“Abenomics” may have helped double stock prices and enabled companies like Toyota Motor Corp. to post record profits in Japan, but one segment of the economy remains behind: the poor.

One in 6 Japanese children lives in poverty, the highest level since records began in 1985, according to the latest government figures. That ratio rises to 55 percent among children in single-parent families — among the worst for countries in the Organization for Economic Cooperation and Development.

One of the main factors hobbling the poor from getting ahead is the cost of education. Paying hefty cram school fees is a virtual necessity when it comes to passing high school entrance exams to get a shot at a decent job. Parents who cannot afford it risk condemning their children to a life of low-paid work.

The prospect of a lost generation of educated workers in a country with one of the highest debt burdens — more than twice its annual economic output — is something the government can ill afford. Japan has compulsory education until the age of 15.

“If children are unable to exercise their full potential, it’s undoubtedly bad for the quality of the labor force and its dynamism,” Aya Abe, a professor at Tokyo Metropolitan University who researches poverty and social exclusion, said in an interview. “Failure to invest in overcoming poverty will damp economic growth.”

Already faced with an aging population and declining workforce, the government risks losing about ¥96 million per person in lifetime taxes and welfare payments because disadvantaged youngsters fail to forge successful careers, Abe said.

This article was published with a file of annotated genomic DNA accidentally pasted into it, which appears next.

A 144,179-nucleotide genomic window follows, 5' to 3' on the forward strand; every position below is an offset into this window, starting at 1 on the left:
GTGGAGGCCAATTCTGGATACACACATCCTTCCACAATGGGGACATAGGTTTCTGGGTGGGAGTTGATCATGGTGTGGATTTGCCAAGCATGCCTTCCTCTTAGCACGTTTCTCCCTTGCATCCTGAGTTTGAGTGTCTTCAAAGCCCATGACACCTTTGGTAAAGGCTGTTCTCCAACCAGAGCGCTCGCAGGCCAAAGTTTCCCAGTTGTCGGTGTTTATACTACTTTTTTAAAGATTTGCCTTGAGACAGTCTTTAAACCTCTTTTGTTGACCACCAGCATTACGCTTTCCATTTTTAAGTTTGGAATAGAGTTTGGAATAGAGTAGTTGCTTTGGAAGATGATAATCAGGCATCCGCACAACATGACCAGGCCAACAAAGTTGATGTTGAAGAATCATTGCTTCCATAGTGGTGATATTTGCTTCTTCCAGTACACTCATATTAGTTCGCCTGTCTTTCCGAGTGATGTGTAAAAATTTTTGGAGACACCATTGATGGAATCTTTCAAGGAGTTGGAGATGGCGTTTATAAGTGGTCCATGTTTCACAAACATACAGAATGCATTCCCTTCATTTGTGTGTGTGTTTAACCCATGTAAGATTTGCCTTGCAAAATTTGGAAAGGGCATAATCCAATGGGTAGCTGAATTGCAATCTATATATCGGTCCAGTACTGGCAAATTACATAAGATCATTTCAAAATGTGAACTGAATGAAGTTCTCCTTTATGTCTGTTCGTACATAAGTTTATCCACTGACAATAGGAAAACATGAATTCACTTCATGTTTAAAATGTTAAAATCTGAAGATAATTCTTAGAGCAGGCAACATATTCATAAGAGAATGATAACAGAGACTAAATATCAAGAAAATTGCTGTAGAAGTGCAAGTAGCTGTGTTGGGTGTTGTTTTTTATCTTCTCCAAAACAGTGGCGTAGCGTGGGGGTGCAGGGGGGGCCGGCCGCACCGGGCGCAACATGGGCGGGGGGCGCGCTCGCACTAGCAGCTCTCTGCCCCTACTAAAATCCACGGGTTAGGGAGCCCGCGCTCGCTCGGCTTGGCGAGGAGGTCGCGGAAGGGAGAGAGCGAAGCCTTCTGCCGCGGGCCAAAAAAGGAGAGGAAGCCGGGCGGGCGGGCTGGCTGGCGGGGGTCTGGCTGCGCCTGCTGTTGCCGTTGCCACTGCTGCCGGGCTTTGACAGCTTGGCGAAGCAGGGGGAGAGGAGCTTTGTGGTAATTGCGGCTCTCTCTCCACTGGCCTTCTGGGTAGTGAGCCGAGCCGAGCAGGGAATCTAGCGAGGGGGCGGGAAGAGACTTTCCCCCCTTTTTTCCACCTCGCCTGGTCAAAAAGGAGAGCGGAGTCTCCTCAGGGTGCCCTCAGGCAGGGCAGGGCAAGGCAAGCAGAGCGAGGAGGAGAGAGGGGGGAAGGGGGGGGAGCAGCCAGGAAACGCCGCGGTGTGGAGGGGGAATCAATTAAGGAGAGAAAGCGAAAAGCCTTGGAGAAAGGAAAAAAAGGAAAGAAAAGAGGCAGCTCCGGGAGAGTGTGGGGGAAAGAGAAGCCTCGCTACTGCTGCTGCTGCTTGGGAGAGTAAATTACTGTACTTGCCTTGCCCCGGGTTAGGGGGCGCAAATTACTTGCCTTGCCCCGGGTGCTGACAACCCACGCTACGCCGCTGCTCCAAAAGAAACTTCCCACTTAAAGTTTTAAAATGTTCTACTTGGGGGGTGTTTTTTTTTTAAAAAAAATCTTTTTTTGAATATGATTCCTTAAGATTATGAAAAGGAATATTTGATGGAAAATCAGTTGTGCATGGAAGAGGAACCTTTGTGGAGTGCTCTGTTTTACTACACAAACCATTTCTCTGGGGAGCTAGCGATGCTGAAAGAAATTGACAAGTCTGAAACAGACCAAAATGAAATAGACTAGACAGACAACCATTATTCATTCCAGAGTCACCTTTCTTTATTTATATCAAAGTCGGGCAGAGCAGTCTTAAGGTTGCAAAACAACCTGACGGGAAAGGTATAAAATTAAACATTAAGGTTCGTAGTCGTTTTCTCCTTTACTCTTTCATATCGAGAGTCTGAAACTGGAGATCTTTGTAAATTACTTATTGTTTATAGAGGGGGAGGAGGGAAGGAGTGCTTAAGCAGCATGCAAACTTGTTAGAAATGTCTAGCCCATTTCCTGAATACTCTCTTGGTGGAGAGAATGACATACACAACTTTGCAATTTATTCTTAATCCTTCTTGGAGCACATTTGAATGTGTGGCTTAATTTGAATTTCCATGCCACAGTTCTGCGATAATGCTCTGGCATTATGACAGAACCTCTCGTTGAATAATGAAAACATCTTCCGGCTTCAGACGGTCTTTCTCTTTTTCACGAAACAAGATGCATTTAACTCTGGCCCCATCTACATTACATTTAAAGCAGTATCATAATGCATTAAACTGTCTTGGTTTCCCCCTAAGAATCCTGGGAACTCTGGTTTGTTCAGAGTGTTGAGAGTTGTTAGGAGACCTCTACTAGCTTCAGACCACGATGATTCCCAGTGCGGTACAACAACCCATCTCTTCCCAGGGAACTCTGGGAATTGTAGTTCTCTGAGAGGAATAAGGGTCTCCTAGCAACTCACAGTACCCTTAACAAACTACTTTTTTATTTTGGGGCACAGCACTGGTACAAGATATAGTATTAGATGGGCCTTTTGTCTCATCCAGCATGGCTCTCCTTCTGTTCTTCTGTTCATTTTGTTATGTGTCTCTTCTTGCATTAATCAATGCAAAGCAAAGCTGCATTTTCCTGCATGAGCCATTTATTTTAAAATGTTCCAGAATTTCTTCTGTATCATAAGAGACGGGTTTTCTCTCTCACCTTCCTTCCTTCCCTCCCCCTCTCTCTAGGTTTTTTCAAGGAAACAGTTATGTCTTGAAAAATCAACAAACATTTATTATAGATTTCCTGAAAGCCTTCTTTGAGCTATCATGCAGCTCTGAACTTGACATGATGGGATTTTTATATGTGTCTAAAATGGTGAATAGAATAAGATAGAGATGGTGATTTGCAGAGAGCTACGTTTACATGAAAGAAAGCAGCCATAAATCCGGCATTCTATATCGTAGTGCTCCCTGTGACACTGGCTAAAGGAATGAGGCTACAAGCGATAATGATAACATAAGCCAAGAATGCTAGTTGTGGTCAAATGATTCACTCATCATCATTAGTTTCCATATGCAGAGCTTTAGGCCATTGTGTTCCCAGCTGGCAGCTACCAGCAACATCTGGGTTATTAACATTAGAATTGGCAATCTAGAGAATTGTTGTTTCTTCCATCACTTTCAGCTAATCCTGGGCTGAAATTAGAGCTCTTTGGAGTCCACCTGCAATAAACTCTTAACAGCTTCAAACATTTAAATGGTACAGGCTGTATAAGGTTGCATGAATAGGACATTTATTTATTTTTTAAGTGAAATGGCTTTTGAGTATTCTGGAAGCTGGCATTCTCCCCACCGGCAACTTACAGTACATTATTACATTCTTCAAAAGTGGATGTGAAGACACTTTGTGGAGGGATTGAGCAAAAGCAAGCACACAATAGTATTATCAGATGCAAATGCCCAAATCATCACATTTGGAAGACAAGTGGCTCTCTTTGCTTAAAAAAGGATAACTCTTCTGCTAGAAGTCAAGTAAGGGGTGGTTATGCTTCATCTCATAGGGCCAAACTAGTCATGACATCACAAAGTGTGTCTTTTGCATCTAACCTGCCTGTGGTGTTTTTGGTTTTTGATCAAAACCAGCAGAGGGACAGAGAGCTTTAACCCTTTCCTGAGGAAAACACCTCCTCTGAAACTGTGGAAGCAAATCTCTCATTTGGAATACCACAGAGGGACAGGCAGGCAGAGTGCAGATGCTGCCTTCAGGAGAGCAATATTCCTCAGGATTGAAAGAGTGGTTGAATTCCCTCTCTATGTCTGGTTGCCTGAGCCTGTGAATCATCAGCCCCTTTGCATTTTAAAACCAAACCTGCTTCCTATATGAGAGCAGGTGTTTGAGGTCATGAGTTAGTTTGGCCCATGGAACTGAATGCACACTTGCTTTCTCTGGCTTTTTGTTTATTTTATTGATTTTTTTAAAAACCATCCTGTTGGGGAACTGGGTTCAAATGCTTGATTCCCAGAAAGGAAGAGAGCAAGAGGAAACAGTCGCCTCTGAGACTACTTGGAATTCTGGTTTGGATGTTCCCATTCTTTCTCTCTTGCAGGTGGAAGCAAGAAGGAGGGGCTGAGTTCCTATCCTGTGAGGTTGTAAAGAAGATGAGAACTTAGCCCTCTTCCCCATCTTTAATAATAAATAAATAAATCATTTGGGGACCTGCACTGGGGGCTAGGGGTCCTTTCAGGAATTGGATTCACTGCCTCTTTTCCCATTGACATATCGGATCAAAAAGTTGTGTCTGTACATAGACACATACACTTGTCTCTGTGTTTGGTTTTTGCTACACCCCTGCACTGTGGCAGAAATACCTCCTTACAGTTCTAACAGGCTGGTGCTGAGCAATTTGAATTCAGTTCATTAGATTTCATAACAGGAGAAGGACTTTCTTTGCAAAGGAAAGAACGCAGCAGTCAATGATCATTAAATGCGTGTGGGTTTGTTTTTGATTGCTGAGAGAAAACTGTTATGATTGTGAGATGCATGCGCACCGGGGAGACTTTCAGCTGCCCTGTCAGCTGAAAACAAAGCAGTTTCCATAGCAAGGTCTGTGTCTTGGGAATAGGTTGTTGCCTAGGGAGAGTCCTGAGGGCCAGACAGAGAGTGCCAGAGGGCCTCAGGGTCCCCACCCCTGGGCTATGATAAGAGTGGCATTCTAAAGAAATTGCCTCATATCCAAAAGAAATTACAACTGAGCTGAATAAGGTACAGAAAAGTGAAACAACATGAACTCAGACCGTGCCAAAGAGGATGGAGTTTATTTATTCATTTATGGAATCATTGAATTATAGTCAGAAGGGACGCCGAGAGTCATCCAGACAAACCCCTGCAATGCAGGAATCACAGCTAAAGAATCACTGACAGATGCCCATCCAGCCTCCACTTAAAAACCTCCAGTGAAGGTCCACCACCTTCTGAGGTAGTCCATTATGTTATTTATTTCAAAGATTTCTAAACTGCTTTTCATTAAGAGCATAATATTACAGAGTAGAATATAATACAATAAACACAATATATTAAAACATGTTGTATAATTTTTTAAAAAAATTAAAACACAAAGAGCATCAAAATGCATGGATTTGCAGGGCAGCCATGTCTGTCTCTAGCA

Japanese kids who lack financial resources are far less likely to stay in school through the age of 18 or beyond, government statistics show, in a nation where about two-thirds of students attend cram schools and tuition fees for one subject can cost tens of thousands of yen a month.

Those on welfare risk passing poverty on to the next generation, as their lack of qualifications means they later struggle to earn enough to educate their own children, Abe said.

Ryosei Tahara, who grew up with a single mom and an older brother, dropped out of school at 15 to look for a job.

Now 19, the clean-cut, six-foot-tall (186-cm)construction worker remembers growing up in a “small, dark, dirty” apartment while his mother worked from early morning to late at night, after he’d gone to bed. The brothers often skipped meals and brought home bread rolls and cheese from the school canteen.

“I wanted to work as soon as possible to get money,” he said. “I was always hungry and looking for something to eat. I didn’t want to live like that anymore.”